Friday, April 16, 2021

Learn and Play: The Stone Age

Learn about stone age people through fun imaginative play activities like a hunter gatherer hike, making play bows, arrows, and spears, making rock paintings, and more.  (Homeschooling, History, Ancient Times)

This post contains affiliate links through which I can earn commission...specifically to some suggested books sold through Amazon.

Would you like some fun activities to do with your children to help them learn about what life was like in per-historic times?   Here are some the things I did with my son to help him learn about the Stone Age.  


Suggested Books

First, we read the books below to build interest and learn more about what life was like in the Stone Age.   Both of these books are available at Waco Libraries, and  The First Dog is also available at the Hewitt Library. 

Book Cover of the First Dog.


The First Dog, by Jan Brett,  is a beautifully illustrated story about a boy and a wolf who befriended him, and became the first dog.   It's a wonderful piece of fiction to get kids interested in life in the stone age.   There are some great activities listed below to go with this, but I also found this  whole page of activities to use with The First Dog if you want to do more, or do something different.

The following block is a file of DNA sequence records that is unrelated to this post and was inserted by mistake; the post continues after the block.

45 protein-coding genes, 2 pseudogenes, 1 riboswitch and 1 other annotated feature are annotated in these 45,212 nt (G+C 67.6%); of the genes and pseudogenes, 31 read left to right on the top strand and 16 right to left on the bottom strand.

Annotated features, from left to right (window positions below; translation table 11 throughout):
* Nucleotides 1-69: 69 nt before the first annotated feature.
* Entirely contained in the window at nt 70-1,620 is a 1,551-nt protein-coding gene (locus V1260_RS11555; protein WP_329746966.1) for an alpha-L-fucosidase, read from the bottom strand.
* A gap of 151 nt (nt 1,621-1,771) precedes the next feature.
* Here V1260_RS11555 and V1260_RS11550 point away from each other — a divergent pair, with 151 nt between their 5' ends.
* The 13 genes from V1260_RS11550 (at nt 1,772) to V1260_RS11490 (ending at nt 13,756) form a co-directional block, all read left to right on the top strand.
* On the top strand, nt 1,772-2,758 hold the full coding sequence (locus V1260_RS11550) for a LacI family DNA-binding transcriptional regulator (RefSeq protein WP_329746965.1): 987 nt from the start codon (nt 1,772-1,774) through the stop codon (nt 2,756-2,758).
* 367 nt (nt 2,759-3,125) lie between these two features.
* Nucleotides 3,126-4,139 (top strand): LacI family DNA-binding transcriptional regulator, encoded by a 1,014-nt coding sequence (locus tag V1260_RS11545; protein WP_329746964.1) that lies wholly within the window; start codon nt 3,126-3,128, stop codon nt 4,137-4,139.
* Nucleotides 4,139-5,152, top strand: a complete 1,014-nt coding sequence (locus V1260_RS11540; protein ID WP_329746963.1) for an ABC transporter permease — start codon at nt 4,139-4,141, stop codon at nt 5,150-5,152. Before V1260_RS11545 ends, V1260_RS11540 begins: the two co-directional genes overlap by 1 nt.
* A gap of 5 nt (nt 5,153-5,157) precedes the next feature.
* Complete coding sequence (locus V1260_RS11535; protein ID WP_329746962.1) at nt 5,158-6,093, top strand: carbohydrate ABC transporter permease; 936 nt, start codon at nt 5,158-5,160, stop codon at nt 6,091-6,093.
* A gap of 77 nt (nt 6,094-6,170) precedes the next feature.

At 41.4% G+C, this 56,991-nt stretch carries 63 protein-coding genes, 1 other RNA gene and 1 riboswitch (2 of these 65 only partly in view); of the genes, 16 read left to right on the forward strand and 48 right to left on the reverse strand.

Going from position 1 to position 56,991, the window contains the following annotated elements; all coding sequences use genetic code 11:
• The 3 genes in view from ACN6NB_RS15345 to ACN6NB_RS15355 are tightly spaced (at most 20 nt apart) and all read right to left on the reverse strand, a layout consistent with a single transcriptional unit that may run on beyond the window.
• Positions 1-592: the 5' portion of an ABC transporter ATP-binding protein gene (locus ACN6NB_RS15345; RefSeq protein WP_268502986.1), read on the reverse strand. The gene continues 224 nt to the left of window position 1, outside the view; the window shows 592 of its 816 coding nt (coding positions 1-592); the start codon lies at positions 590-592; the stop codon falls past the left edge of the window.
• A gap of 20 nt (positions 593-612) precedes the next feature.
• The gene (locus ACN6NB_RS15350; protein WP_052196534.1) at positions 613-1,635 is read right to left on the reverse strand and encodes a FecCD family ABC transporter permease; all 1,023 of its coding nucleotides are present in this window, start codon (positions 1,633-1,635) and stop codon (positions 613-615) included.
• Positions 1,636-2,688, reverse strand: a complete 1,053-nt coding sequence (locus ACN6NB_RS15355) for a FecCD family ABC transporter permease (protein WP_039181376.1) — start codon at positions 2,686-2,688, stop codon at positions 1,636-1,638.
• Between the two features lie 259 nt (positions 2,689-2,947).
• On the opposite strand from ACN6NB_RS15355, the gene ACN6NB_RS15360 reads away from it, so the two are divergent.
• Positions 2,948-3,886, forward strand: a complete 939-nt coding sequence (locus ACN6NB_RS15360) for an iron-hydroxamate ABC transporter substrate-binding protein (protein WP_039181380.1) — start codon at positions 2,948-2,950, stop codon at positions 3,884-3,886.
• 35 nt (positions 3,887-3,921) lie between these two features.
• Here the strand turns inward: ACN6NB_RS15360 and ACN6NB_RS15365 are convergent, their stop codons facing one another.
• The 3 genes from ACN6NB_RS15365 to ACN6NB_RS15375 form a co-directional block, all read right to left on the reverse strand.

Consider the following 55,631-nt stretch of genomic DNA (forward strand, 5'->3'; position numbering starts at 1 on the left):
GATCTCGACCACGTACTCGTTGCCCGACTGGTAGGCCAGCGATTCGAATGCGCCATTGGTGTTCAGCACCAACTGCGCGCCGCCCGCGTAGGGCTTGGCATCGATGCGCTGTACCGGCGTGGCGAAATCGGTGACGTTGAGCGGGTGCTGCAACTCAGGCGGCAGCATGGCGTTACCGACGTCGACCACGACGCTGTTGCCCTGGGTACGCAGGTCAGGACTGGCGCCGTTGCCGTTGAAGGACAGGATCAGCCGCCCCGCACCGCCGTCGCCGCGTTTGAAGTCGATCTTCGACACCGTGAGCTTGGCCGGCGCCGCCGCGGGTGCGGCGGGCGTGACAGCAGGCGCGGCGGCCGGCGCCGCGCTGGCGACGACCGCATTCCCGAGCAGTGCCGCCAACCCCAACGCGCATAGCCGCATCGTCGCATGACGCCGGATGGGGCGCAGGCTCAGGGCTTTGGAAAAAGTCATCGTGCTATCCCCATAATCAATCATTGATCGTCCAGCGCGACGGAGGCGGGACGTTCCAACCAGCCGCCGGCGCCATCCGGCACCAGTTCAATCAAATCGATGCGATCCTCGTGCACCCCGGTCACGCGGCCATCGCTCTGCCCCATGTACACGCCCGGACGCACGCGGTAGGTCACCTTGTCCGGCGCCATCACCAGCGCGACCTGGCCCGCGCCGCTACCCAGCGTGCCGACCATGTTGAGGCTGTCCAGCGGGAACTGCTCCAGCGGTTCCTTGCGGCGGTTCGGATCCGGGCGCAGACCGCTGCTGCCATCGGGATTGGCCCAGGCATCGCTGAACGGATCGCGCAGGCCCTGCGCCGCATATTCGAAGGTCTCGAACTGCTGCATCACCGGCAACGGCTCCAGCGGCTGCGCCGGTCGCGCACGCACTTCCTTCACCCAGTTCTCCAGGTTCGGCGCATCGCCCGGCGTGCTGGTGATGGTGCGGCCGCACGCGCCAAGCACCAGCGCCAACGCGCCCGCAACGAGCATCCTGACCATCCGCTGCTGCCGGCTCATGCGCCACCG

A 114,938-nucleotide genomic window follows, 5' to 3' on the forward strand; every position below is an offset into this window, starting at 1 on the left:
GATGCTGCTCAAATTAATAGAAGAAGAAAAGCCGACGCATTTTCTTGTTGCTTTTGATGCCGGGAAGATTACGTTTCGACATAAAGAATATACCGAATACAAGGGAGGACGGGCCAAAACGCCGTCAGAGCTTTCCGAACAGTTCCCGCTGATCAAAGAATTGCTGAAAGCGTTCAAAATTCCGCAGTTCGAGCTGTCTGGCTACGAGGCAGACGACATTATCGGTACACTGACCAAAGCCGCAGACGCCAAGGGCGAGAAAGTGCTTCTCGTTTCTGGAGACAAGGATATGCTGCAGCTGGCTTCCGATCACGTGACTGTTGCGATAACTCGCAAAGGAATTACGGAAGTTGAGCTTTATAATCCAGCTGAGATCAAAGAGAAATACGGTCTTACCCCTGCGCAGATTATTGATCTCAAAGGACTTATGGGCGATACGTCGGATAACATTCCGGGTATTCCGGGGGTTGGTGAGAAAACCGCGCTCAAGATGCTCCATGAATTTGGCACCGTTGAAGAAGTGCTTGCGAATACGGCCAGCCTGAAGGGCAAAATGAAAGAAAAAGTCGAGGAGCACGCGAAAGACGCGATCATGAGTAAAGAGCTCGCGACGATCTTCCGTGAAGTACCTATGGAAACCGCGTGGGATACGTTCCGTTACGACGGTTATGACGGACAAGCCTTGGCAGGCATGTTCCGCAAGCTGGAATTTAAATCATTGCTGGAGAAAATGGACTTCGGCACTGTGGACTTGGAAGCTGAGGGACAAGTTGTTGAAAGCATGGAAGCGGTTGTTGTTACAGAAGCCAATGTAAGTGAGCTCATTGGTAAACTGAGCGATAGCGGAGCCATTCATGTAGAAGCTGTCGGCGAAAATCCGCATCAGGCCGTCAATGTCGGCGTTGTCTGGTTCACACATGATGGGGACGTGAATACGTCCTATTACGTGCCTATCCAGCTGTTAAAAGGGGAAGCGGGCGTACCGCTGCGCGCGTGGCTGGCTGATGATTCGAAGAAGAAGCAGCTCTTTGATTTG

Book cover of Make It Work:  Stone Age People
Stone Age People is an excellent non-fiction book to explore more about this part of history.   Its part of the Make It Work series, which has a lot of crafts and projects kids can do related to the topic, as well as a lot of great historical information.  Everything is presented in the form of a model or presented by real kids dressed as ancient people.

My son was pretty young when we first read this, so I didn't read all the text.   We looked at the pictures and talked about what was happening and read some of the sections that told more about things he was interested in.   We spent a lot of time on the page below talking about what the people were doing.


This page of stone age people shows a hunter gatherer camp with various activities going on.


Activity:  Hunter Gatherer Hike


  • Straight branches (and something to cut them with)
  • Twine
  • Cardboard

For a follow-up activity we decided to do a "hunter gatherer" trek on the hiking trail behind the Carleen Bright Arboretum.   Any wild place would do though.

I made some really simple toy bows and arrows and spears.  SERIOUSLY SIMPLE.  Those are branches from our tree and some weed stalks (we have some really vigorous roadside weeds here in Waco...I suggest wild goldenrod if it lives near you). The string is just brown yarn, and the tips are cardboard.